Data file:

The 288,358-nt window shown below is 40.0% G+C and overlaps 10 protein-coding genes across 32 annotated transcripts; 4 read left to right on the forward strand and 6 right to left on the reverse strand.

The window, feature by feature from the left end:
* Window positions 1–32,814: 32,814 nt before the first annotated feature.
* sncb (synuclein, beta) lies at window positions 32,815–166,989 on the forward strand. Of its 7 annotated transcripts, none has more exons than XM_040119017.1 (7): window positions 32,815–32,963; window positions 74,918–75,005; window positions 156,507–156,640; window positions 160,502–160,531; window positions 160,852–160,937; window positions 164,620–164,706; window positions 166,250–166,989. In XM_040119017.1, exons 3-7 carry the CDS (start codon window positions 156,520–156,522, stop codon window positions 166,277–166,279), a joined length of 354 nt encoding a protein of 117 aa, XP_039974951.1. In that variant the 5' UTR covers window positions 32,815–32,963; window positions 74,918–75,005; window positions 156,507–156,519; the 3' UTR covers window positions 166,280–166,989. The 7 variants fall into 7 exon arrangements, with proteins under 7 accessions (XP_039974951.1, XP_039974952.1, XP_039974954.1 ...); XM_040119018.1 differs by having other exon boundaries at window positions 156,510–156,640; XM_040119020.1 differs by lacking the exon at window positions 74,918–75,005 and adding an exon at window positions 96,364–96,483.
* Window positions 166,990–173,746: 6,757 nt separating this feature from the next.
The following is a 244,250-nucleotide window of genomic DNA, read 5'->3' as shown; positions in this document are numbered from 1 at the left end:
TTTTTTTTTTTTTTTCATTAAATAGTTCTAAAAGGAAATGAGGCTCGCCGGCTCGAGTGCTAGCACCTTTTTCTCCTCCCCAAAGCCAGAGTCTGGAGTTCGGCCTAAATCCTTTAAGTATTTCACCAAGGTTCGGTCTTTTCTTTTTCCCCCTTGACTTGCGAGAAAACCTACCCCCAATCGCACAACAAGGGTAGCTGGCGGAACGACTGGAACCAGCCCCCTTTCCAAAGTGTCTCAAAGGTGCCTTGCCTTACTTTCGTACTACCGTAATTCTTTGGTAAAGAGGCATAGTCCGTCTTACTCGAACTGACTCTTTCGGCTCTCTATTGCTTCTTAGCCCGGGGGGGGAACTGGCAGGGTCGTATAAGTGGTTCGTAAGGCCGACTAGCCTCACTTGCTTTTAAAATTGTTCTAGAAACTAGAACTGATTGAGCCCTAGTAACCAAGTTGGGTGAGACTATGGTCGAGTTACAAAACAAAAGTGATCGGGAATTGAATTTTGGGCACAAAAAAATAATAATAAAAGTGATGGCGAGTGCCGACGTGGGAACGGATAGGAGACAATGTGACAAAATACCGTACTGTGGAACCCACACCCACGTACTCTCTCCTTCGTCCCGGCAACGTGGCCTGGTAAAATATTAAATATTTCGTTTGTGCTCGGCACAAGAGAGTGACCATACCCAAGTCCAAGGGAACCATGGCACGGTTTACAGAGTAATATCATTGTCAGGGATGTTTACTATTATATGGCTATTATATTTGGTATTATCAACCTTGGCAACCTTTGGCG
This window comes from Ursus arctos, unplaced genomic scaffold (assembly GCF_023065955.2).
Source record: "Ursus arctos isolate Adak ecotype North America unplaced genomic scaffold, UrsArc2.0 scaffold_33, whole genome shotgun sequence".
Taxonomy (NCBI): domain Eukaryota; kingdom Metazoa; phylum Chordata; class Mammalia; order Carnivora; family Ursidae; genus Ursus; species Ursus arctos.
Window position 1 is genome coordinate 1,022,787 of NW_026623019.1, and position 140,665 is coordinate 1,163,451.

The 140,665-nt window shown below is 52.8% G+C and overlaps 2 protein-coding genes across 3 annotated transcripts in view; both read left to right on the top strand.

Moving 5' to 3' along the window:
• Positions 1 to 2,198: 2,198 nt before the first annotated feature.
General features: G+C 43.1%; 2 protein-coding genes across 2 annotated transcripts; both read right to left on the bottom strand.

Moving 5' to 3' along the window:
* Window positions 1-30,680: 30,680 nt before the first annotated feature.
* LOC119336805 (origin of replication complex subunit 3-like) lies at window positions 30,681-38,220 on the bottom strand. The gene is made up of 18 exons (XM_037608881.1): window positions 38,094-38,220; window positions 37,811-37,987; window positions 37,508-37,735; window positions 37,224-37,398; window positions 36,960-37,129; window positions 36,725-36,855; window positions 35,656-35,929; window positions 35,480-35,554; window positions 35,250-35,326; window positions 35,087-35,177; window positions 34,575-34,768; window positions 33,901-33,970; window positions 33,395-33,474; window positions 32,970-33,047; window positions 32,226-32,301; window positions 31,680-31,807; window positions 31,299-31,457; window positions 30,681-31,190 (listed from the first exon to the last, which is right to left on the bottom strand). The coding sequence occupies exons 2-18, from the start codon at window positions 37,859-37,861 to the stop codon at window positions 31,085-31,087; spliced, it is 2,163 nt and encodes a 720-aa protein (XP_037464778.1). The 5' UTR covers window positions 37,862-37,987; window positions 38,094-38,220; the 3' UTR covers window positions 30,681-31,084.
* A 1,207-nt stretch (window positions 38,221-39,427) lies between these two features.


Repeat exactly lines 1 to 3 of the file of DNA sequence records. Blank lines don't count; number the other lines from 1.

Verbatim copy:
The 288,358-nt window shown below is 40.0% G+C and overlaps 10 protein-coding genes across 32 annotated transcripts; 4 read left to right on the forward strand and 6 right to left on the reverse strand.

The window, feature by feature from the left end:
* Window positions 1–32,814: 32,814 nt before the first annotated feature.